- Protest. Some people see protesting as somehow wrong, or un-American. Actually it’s about as American as you can possibly get, being enshrined in the First Amendment. And nonviolent protesting isn’t rioting. It’s just gathering with signs and/or pamphlets and/or whatever to spread a message to fellow citizens. I’ve done it four or five times in my life. You get permission from the city authorities, you do your thing for a few hours, you go home. It’s even kinda fun — and I’m a huge introvert. So if something really bugs you, why not get a group to together and MAKE SOME NOISE? At a reasonable volume, of course.
What not to do:
- Don’t give up. Cynicism doesn’t mean you’re wise; cynicism means you’re bad at logic. Apathy means handing even more power to the people you didn’t like in the first place. Not everyone has the time or energy or ability to fight the (nonviolent) good fight, but don’t let it be because you think it doesn’t matter.
- Don’t demonize the other side. Trump called Hillary “the devil,” but we don’t need to sink that low. As my friend Ben recently said, most of Trump’s supporters aren’t voting for him because they hate a whole bunch of people, they’re voting for him because they’re worried or frightened or angry. That doesn’t excuse what they did, but it means they’re human. (So is Trump, incidentally.) I’ve done — and believed — a lot of boneheaded things in my life, and I’m sure I’ve got more ahead of me. Better yet, try not to think of “them” as “the other side” at all. We all have blind spots. What can we learn from voices outside our echo chamber?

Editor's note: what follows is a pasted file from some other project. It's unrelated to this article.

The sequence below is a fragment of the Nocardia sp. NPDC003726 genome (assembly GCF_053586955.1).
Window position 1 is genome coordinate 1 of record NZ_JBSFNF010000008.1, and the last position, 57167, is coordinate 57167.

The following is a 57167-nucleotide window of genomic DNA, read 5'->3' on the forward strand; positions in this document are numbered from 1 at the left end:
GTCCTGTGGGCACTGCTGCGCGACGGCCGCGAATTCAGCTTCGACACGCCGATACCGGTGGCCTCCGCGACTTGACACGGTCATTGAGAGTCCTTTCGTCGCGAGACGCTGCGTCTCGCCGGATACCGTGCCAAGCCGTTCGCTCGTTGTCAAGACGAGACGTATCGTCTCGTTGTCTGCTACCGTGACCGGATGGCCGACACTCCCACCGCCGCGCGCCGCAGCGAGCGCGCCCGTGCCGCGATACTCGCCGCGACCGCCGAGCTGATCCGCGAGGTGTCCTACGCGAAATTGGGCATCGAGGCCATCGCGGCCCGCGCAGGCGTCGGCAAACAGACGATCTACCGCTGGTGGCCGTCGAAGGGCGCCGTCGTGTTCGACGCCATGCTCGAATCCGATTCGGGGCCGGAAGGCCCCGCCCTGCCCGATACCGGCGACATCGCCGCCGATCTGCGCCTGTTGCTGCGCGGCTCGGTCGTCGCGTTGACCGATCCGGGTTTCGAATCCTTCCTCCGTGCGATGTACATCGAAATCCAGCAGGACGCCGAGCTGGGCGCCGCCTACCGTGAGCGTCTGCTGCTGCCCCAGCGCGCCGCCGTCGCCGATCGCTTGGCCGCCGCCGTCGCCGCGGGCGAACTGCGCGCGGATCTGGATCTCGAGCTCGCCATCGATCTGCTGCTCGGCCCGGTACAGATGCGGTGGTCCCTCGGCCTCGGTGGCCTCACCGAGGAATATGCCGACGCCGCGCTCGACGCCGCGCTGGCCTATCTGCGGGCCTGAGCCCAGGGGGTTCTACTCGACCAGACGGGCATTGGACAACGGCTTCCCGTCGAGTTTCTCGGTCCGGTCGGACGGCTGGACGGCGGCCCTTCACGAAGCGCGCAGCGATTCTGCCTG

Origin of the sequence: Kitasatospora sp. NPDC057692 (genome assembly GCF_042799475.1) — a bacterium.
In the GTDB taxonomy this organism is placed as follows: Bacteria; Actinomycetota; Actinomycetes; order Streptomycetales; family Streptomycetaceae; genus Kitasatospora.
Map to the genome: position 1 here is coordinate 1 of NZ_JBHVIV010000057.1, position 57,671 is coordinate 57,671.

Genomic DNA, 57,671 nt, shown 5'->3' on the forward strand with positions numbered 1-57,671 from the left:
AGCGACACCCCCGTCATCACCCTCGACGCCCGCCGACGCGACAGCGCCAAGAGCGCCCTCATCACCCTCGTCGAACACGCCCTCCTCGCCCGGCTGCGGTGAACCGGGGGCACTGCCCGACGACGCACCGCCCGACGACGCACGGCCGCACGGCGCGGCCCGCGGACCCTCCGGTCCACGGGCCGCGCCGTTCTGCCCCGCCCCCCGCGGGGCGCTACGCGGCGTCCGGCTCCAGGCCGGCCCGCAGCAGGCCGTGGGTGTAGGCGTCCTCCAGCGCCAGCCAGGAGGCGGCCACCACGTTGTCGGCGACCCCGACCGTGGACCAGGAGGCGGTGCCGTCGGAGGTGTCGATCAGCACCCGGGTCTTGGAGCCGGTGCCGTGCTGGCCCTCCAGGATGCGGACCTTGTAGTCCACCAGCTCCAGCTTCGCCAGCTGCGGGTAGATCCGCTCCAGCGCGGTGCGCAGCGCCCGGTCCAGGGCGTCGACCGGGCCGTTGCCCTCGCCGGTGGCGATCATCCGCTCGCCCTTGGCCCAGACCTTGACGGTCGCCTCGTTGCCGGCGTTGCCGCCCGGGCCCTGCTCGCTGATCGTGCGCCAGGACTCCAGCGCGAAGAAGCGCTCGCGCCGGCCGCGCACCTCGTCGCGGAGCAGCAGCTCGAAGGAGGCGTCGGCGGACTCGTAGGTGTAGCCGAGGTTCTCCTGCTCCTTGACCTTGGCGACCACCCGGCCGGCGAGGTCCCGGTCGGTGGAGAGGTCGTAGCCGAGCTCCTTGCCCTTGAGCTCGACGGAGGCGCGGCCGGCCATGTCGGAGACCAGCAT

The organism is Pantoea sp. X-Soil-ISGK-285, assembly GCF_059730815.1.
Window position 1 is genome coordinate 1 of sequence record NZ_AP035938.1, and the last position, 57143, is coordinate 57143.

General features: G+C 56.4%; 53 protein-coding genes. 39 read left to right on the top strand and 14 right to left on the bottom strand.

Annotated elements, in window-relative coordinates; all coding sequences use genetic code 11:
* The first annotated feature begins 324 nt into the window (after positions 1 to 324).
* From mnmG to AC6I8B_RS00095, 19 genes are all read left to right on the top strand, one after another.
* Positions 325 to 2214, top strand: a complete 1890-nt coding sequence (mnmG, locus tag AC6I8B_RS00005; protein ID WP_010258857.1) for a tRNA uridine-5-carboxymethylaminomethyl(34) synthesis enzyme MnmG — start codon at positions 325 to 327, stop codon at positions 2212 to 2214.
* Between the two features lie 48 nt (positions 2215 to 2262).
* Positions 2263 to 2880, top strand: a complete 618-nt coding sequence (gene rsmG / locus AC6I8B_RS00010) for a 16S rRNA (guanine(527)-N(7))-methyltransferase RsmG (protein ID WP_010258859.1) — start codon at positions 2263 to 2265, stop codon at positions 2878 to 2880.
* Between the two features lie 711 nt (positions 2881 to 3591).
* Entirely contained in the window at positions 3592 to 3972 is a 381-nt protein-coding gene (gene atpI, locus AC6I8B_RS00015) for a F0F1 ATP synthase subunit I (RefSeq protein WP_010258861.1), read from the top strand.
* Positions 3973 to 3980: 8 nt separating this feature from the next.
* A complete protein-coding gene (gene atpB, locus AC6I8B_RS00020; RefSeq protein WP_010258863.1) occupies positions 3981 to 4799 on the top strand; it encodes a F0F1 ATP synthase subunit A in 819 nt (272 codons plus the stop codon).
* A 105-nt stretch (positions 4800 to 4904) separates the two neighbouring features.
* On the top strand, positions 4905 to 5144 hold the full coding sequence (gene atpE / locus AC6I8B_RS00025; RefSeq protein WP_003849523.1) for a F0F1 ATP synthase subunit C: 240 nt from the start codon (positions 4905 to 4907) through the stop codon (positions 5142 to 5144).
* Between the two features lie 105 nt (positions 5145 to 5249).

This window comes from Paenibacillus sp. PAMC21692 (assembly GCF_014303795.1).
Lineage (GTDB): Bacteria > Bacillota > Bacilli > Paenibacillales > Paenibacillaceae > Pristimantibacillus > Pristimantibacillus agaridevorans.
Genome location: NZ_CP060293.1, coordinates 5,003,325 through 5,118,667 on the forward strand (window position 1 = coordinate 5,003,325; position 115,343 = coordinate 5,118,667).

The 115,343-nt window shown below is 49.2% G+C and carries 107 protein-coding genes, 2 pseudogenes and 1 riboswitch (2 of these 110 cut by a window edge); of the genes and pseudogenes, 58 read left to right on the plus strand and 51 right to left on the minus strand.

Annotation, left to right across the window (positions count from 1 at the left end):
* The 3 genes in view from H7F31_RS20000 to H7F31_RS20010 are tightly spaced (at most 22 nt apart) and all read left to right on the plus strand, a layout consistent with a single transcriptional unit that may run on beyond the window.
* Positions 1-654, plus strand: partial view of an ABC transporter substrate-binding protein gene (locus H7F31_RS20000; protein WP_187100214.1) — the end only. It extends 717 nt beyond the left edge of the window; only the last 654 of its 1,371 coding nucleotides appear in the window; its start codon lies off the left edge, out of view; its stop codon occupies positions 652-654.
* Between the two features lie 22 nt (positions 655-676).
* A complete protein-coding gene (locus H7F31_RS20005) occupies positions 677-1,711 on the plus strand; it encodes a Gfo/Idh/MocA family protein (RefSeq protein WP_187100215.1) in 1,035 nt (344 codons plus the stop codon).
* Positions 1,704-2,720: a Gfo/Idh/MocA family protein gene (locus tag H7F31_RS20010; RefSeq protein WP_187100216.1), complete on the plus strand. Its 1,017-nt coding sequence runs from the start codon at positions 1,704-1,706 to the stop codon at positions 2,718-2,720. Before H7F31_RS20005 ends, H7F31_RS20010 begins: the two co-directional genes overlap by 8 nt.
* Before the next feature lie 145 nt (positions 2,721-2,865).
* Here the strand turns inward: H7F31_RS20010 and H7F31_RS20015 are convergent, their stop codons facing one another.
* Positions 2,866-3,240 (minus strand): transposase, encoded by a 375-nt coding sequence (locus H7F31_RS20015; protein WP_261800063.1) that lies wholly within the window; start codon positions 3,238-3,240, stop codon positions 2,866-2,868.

- Don’t tell yourself this is okay. I’m all about peace, reconciliation, and staying positive. But let’s not kid ourselves. Something horrifying has happened. As a straight white upper-middle-class native-born non-Muslim male American citizen, I’m not terribly concerned about my own well-being. But a lot of people in this country — and outside it, too — have reason to be very concerned. Trump wants to torture people. He wants to kill people just for being related to suspected terrorists. He wants to institutionalize religious intolerance. These are not things I suspect, they are things he has said. This is not okay. None of it is okay.
I need to think more about all this. I promised myself I’d make a strong effort to oppose Trump in the general election, but in the end, I didn’t do a whole hell of a lot. I really don’t want to make the same mistake twice.
After all — someday my son’s going to ask me about these years.